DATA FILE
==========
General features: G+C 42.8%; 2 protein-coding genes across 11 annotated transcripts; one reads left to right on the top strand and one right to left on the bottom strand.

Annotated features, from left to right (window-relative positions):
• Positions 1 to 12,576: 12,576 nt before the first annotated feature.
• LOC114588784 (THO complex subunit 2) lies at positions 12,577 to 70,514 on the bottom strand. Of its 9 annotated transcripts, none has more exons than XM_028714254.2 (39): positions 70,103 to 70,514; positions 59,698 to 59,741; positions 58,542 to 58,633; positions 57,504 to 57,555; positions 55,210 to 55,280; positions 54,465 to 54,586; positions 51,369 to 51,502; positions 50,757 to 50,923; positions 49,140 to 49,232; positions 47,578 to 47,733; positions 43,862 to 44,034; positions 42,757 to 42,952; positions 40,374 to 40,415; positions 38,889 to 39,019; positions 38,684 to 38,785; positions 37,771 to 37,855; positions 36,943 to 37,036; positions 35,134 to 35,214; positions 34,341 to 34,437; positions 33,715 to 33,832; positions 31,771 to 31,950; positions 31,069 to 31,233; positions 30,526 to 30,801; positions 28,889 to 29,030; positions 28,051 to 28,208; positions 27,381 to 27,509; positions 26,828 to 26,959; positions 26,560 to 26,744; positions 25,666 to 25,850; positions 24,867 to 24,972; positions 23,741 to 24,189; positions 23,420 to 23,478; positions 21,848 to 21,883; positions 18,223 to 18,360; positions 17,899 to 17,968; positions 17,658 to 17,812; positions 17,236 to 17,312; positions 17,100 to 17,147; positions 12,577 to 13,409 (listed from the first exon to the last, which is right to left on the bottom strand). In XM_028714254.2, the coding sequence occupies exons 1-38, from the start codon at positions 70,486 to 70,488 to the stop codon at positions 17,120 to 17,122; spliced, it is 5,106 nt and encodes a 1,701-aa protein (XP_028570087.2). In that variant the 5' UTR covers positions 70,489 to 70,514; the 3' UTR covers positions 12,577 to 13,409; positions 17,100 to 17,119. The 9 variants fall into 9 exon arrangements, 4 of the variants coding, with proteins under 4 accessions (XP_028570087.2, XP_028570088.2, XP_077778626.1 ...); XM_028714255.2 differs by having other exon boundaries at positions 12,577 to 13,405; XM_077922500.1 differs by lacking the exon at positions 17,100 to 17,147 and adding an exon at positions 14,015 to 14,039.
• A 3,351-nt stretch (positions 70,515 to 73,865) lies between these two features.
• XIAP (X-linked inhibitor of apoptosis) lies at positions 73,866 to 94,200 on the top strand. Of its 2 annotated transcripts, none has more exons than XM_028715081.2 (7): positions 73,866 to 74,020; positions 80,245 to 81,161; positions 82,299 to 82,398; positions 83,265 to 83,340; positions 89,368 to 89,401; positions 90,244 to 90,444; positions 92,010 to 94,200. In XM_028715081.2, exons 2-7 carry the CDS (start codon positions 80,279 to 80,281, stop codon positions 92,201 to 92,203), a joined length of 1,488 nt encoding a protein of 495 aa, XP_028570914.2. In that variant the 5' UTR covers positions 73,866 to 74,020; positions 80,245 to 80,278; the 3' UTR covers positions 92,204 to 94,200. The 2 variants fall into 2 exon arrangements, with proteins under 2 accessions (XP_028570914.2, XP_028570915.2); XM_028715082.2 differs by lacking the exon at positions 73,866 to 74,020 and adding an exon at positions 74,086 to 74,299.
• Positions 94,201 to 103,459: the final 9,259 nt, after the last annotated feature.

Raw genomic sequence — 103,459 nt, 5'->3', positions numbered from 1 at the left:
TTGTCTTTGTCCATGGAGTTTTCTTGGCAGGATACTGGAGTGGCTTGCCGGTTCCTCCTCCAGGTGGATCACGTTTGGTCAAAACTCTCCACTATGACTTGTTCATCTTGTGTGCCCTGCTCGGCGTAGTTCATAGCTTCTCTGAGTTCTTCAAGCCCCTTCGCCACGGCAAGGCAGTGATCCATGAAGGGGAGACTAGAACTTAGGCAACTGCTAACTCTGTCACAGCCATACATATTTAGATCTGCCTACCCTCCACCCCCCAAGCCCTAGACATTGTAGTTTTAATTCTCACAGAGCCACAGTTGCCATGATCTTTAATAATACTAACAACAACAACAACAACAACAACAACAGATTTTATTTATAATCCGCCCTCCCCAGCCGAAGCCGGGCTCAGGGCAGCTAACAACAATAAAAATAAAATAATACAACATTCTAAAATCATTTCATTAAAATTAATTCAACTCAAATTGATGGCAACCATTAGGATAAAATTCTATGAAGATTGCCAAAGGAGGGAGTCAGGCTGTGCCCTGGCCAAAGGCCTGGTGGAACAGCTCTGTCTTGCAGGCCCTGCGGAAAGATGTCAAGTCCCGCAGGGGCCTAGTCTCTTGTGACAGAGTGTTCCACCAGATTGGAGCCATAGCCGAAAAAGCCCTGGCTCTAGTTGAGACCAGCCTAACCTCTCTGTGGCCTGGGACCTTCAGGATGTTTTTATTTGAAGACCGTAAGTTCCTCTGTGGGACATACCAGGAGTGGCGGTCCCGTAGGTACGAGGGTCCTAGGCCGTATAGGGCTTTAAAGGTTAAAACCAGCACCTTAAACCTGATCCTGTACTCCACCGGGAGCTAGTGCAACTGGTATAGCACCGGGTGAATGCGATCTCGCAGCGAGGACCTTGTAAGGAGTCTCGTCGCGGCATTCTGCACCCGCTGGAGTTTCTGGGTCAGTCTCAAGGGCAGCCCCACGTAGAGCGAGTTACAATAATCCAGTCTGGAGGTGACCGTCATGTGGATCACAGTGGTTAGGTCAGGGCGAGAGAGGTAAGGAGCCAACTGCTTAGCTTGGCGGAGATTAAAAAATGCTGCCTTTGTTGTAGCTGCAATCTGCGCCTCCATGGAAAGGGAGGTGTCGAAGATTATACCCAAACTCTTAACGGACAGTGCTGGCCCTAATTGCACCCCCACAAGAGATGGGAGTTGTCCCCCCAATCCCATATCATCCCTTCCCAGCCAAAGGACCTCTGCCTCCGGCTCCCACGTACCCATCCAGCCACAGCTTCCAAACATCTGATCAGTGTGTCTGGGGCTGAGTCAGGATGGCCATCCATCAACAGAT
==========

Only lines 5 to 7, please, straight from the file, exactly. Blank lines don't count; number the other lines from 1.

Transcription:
• A 3,351-nt stretch (positions 70,515 to 73,865) lies between these two features.
• XIAP (X-linked inhibitor of apoptosis) lies at positions 73,866 to 94,200 on the top strand. Of its 2 annotated transcripts, none has more exons than XM_028715081.2 (7): positions 73,866 to 74,020; positions 80,245 to 81,161; positions 82,299 to 82,398; positions 83,265 to 83,340; positions 89,368 to 89,401; positions 90,244 to 90,444; positions 92,010 to 94,200. In XM_028715081.2, exons 2-7 carry the CDS (start codon positions 80,279 to 80,281, stop codon positions 92,201 to 92,203), a joined length of 1,488 nt encoding a protein of 495 aa, XP_028570914.2. In that variant the 5' UTR covers positions 73,866 to 74,020; positions 80,245 to 80,278; the 3' UTR covers positions 92,204 to 94,200. The 2 variants fall into 2 exon arrangements, with proteins under 2 accessions (XP_028570914.2, XP_028570915.2); XM_028715082.2 differs by lacking the exon at positions 73,866 to 74,020 and adding an exon at positions 74,086 to 74,299.
• Positions 94,201 to 103,459: the final 9,259 nt, after the last annotated feature.